My photographic print background is grounded in the high standards set by the acknowledged masters of the pre-digital era. Having been exposed to a wide variety of amazing prints, historical, contemporary, all the various methods from hand coated, west coast master silver, color processes, historical, etc… the concern is that those qualities and standards that make photography, and fine photographic prints, unique and amazing as a medium, and as objects of art, do not become lowered or even forgotten. As the technology we use moves from the hands of developers aware of long accepted high craft to a new business culture with no footing in that history, we see many examples of prints made today that just don’t seem to rise above, with that something extra a master managed to work from the available tools and materials. Continue reading “The State Of Inkjet”
Adobe Lightroom is a fairly new and very sophisticated graphics software application that is allowing photographers to manage, optimize, catalogue, display, web view, and print their digital files. At this point it is a perfect complement to other Adobe programs, especially Photoshop. Lightroom can do what Adobe Raw and Bridge do, and a whole lot more. It does not do certain localized selective retouching and composite procedures the way that Photoshop can, at least not yet; but it can do most of the important image alterations in a very non-destructive way. Lightroom is rapidly becoming the platform of choice for digital photographers and already has most of the primary features previously only used in editing programs like Photoshop while progressing beyond with features Photoshop never had or may never have. As far as I can see, it is the most complete platform for working with digital camera files, and keeping up with all the user data associated with these files. Lightroom is composed of five modules, which are: Library, Develop, Slide Show, Print, and Web. These modules may be used together or separately according to what is needed in a person’s digital workflow. This outline contains info only on the Library, Develop, and Print modules as they apply to a working photographers primary needs.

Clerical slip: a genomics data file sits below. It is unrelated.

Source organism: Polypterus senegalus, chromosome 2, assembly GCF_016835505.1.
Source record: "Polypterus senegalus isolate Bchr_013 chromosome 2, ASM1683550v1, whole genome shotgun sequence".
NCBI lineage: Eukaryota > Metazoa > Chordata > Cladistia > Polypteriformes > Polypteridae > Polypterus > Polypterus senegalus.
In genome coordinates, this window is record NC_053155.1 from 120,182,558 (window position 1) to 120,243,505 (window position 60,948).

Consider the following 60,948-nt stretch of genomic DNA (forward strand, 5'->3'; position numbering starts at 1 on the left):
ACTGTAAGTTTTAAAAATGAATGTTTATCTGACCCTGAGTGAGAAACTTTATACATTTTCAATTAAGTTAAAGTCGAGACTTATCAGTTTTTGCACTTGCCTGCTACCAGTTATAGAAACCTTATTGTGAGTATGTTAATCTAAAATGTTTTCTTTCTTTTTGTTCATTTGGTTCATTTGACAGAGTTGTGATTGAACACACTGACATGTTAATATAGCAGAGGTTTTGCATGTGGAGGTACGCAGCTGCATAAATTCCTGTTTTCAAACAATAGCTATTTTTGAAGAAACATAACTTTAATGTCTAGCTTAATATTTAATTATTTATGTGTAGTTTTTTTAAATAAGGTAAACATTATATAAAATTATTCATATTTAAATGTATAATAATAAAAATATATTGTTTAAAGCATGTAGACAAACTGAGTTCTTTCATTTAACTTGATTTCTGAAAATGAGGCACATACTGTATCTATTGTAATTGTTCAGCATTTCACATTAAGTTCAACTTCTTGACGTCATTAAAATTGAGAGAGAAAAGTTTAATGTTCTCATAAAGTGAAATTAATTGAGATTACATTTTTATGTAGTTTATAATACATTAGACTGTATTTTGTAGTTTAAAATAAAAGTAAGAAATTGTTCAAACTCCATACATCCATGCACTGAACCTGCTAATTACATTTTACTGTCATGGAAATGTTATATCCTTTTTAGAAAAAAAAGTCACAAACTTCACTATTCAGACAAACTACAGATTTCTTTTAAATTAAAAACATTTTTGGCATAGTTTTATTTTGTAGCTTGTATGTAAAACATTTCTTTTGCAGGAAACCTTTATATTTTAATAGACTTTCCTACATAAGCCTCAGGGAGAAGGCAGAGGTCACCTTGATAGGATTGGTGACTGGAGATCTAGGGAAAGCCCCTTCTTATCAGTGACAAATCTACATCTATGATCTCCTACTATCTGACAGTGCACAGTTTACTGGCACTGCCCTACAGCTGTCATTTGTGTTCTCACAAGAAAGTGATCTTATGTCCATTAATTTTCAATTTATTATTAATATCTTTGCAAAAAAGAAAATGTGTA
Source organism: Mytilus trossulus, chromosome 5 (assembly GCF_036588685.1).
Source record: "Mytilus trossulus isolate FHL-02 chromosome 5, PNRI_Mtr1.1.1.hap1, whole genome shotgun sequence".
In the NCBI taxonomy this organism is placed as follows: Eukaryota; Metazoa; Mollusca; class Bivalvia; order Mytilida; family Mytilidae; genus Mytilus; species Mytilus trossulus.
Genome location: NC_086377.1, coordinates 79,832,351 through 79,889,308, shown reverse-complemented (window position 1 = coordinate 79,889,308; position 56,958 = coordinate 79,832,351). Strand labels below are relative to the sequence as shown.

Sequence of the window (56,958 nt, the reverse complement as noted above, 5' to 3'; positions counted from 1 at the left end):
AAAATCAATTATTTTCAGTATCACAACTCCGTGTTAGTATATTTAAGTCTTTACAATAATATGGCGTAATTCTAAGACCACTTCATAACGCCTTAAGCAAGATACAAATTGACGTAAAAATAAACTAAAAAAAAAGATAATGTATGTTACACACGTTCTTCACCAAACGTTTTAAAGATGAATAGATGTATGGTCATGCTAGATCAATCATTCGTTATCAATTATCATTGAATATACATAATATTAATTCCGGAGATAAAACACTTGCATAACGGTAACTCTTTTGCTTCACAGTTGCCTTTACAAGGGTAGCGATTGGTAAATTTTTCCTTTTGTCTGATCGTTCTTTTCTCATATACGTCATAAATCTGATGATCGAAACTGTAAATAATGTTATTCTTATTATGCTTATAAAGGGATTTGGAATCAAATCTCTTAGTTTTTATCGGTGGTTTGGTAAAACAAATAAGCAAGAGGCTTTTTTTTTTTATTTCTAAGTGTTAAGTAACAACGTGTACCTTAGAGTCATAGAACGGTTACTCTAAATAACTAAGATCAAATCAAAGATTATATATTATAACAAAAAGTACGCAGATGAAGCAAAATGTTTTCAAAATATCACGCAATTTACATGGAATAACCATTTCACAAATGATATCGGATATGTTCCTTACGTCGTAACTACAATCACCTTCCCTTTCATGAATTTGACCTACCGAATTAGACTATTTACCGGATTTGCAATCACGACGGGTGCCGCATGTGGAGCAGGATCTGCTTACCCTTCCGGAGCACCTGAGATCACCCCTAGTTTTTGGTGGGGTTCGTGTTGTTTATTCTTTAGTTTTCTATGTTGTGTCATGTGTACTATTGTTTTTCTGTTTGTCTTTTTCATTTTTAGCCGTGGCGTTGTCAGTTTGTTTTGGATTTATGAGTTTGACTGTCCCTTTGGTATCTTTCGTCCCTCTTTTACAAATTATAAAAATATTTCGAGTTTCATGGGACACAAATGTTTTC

Think about what you need to achieve before you pick up the camera.
The best way to make a great print is to know what one actually looks like. The only way to learn is by looking at a whole lot of work from great printmakers throughout history, and hopefully the best of your own time period. Looking at photography books is nice but is really looking at a simulation of a print not a real artwork (unless you are a book artist). There is no substitute for the real thing.